Realization of the World Brain: Is it Google?

Yeah why not? After all its a portal in to everything that humans have said, done or thought. But the World Brain that was envisioned by H.G. Wells in his speeches delivered at universities in 1936 and 1937, differs greatly from Google. While in my previous post I critizied Wells himself, in the following I will point to two particular points of Wells´ description and vision, which do not support the view that Google is or became Wells´ World Brain. In my view these these two arguments are sufficiently strong to counter the argument that Google is the modern incorporation of the World Brain. We can not know how Wells would have seen this, the following presents my interpretations of Wells´ ideas about the structure of the World Brain and my account to compare these with Google. I am relating to google as a whole, but I think the arguments I make also serve to disarm the claim that only Google Books is to be seen as the World Brain, which was made most prominently by the documentary: Google and The World Brain.

Selection, Editing, Presenting: Full of care

Wells, in various parts of his speech says that the content of the world brain should be carefully collected, curated and critically presented by a permanent editorial organization.

This is essential, as the content of the World Brain should be so reliable as to function as the standard source for all universities and scientists. The editorial board should work together with the authors of texts (producers of knowledge) to secure copyrights and edit the work to its´ most concise form.

The modern World Encyclopaedia should consist of selections, extracts, quotations, very carefully assembled with the approval of outstanding authorities in each subject, carefully collated and edited and critically presented. It would not be a miscellany, but a concentration, a clarification and a synthesis.

Wells, H. G. (1938). World brain (p. 19-20, 28). Doubleday, Doran & Co., Inc.

I argue that Google does not have this in the way Wells imagined it. In general, the great amount of content shared via Google does not permit a careful investigation of each piece of information. But its not just the amount. Also some ways in which Google categorizes and promotes certain content do not solely rely on their outstanding credibility and simplicity of the information. Rather, they rely on personalized preferences of the user, which may actually have the effect that the user does not have an overview of various sides of an issue, but is prone to see what she/he already agrees with.

There are limited forms of content management in Google: The content moderators. These are people all over the world who chose if certain content is inappropriate and should be taken off Google. These people basically decide on cases where content was marked by users or algorithms (Gorwa et al., 2020) programmed to detect inappropriate content.

So while there are some measures to curate the content on Google, it does not come close to what Wells imagined. Regarding the criteria for editing content Google´s and Google Books´ are in my view very different to those of Wells.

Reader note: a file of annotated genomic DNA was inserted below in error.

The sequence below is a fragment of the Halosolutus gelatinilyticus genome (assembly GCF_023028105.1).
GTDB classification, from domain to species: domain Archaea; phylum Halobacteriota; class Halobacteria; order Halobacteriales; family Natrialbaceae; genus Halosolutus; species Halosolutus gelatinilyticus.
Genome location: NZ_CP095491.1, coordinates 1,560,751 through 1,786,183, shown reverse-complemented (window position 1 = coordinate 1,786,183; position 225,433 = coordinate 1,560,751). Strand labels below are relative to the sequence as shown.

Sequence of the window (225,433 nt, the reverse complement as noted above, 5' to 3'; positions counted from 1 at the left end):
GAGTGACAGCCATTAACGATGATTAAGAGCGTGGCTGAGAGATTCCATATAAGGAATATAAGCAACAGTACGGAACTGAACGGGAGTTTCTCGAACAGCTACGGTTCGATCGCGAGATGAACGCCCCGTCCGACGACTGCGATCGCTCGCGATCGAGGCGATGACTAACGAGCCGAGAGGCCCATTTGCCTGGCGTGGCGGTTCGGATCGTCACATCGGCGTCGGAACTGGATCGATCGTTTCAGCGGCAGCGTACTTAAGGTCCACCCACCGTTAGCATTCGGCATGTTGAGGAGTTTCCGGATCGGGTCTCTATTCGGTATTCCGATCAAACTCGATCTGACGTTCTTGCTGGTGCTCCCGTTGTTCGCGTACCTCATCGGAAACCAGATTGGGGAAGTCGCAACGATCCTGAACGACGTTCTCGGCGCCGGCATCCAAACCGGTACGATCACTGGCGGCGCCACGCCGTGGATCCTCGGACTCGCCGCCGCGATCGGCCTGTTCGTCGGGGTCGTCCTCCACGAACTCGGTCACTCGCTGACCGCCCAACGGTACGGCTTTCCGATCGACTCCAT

$$$$ Oh my, what a World Brain $$$$

My second argument is about the discrepancy between the intention the providers of the World Brain should have, according to Wells, and which they actually have.

Wells expicitly says that the World Brain should not come into life and be operated as a gainful enterprise. I guess you know where I´m going. The dangers Wells imagines if the World Brain will be misused for financial gain are grave.

And there will be a constant danger that some of the early promoters may feel and attempt to realize a sort of proprietorship in the organization, to make a group or a gang of it.

Wells, H. G. (1938). World brain (p. 29-31). Doubleday, Doran & Co., Inc.

There is not much is not much of warranting and backing to do here, since I guess the link is pretty obvious. Google does make money off the spreading of information, most obviously through advertising. Google uses the data it harvests off its users to make advertising more effective, but also for other sorts of revenue aggregation.

Many say that Google is free of charge for the user because in a purley monetary sense, it is. But that does not corroborate the fact that Google does make money with its´ service. The entire structure of the firm and its´ services is built around a corporation with the goal to make money.


I realize there are many more arguments for and against my claims, but these fall beyond the scope of this blog. I conclude, Google is not the World Brain, at least in regard to how Wells´ imagined it in his speeches. Interpretations of later texts of Wells read that Wells as well became sceptical of his own theoretical institution. After all, can you imagine a World Brain without anybody wanting to gain from it financially or politically (Kunz, 2010)? If its not Google what could it be? Share you ideas in the comments if you like.


Gorwa, R., Binns, R., & Katzenbach, C. (2020). Algorithmic content moderation: Technical and political challenges in the automation of platform governance. Big Data & Society, 7(1).

Kunz, B. (2010). Hans J. Morgenthau’s political realism, Max Weber, and the concept of power. Max Weber Studies, 10(2), 189.

Wells, H. G. (1938). World brain. Doubleday, Doran & Co., Inc.